Representative Poetry Online
  Poet Index   Poem Index   Random   Search  
  Introduction   Timeline   Calendar   Glossary   Criticism   Bibliography  
  RPO   Canadian Poetry   UTEL  
by Name
by Date
by Title
by First Line
by Last Line
Poet
Poem
Short poem
Keyword
Concordance

David Herbert Lawrence (1885-1930)

Whales Weep Not!


              1They say the sea is cold, but the sea contains
              2the hottest blood of all, and the wildest, the most urgent.

              3All the whales in the wider deeps, hot are they, as they urge
              4on and on, and dive beneath the icebergs.
              5The right whales, the sperm-whales, the hammer-heads, the killers
              6there they blow, there they blow, hot wild white breath out of the sea!

              7And they rock, and they rock, through the sensual ageless ages
              8on the depths of the seven seas,
              9and through the salt they reel with drunk delight
            10and in the tropics tremble they with love
            11and roll with massive, strong desire, like gods.
            12Then the great bull lies up against his bride
            13in the blue deep of the sea

            14as mountain pressing on mountain, in the zest of life:
            15and out of the inward roaring of the inner red ocean of whale blood
            16the long tip reaches strong, intense, like the maelstrom-tip, and comes to rest
            17in the clasp and the soft, wild clutch of a she-whale's fathomless body.

            18And over the bridge of the whale's strong phallus, linking the wonder of whales
            19the burning archangels under the sea keep passing, back and forth,
            20keep passing archangels of bliss
            21from him to her, from her to him, great Cherubim
            22that wait on whales in mid-ocean, suspended in the waves of the sea
            23great heaven of whales in the waters, old hierarchies.
            24And enormous mother whales lie dreaming suckling their whale-tender young
            25and dreaming with strange whale eyes wide open in the waters of the beginning and the end.

            26And bull-whales gather their women and whale-calves in a ring
            27when danger threatens, on the surface of the ceaseless flood
            28and range themselves like great fierce Seraphim facing the threat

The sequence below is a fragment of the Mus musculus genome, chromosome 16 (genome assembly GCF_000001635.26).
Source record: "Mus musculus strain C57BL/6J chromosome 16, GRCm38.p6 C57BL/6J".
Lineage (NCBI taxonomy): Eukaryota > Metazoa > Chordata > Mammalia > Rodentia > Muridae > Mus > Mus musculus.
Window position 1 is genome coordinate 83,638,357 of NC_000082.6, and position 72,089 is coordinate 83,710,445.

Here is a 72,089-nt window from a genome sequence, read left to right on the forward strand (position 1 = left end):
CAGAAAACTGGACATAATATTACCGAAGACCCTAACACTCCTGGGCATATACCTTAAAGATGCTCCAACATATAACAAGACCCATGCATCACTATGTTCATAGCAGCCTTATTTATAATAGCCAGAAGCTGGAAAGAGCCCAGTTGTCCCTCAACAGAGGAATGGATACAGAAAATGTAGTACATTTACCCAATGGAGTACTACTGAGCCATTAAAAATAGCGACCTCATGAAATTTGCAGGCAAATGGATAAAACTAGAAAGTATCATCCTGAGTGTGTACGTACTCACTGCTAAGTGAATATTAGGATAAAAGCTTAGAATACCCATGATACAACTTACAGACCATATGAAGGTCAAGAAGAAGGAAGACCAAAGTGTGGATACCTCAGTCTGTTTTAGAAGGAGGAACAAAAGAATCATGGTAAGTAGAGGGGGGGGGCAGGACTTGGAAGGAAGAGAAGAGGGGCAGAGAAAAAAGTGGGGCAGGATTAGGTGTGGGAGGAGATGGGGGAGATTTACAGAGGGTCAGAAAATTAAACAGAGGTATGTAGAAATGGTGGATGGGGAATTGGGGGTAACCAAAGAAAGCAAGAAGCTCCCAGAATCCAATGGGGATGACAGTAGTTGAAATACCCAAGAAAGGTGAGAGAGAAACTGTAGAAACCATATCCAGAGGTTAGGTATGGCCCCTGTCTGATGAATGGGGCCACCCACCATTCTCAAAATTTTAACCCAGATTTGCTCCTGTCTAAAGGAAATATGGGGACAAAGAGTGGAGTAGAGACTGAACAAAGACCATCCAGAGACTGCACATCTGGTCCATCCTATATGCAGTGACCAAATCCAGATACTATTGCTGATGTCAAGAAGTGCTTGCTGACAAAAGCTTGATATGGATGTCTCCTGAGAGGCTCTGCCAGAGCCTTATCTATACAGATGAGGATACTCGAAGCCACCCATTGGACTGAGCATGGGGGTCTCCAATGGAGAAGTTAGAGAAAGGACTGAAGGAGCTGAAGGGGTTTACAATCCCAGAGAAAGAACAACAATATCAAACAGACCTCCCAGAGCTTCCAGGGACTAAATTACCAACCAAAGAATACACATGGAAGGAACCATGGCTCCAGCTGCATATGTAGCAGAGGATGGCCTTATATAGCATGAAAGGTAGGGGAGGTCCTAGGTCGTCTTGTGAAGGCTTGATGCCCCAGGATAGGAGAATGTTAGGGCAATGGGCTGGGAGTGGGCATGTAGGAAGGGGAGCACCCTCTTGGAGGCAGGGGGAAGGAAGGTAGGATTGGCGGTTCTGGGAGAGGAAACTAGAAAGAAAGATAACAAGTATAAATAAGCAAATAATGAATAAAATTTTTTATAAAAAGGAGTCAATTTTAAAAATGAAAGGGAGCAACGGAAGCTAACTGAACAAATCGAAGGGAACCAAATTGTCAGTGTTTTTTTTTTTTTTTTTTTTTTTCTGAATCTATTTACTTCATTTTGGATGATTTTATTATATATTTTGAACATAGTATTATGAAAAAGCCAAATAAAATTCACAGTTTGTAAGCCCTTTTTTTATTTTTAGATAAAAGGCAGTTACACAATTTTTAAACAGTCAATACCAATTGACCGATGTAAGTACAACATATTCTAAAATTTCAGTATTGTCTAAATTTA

29encircling their huddled monsters of love.
            30and all this happiness in the sea, in the salt
            31where God is also love, but without words:
            32and Aphrodite is the wife of whales
            33most happy, happy she!

            34and Venus among the fishes skips and is a she-dolphin
            35she is the gay, delighted porpoise sporting with love and the sea
            36she is the female tunny-fish, round and happy among the males

            37and dense with happy blood, dark rainbow bliss in the sea.

Notes

1] The first two lines are quoted by Captain Kirk in the film Star Trek IV: The Voyage Home (1986), where the intrepid Enterprise ventures back in time to save the Earth by re-establishing the humpback whale in its oceans so that an alien ship may communicate with them.
Gilbert says that Melville's Moby Dick, especially chapters 87 and 132, influences Lawrence's memory of whaleshere (280-81).

21] Cherubim: order of angels renowned for their knowledge.

28] Seraphim: order of angels renowned for their love.

32] Aphrodite: Venus, Greek goddess of love, born of the ocean foam.

36] tunny-fish: tuna.


Online text copyright © 2003, Ian Lancashire for the Department of English, University of Toronto.
Published by the Web Development Group, Information Technology Services, University of Toronto Libraries.

Original text: D. H. Lawrence, Last Poems, ed. Richard Aldington (London: Martin Secker, 1933): 33-35. PR 6023 A93 A17 Robarts Library
First publication date: 1933
Publication date note: See Roberts A62
RPO poem editor: Ian Lancashire
RP edition: RPO 2000.
Recent editing: 4:2002/1/12

Composition date: October 1929
Composition date note: See Ellis, 802
Form: Free Verse


Other poems by David Herbert Lawrence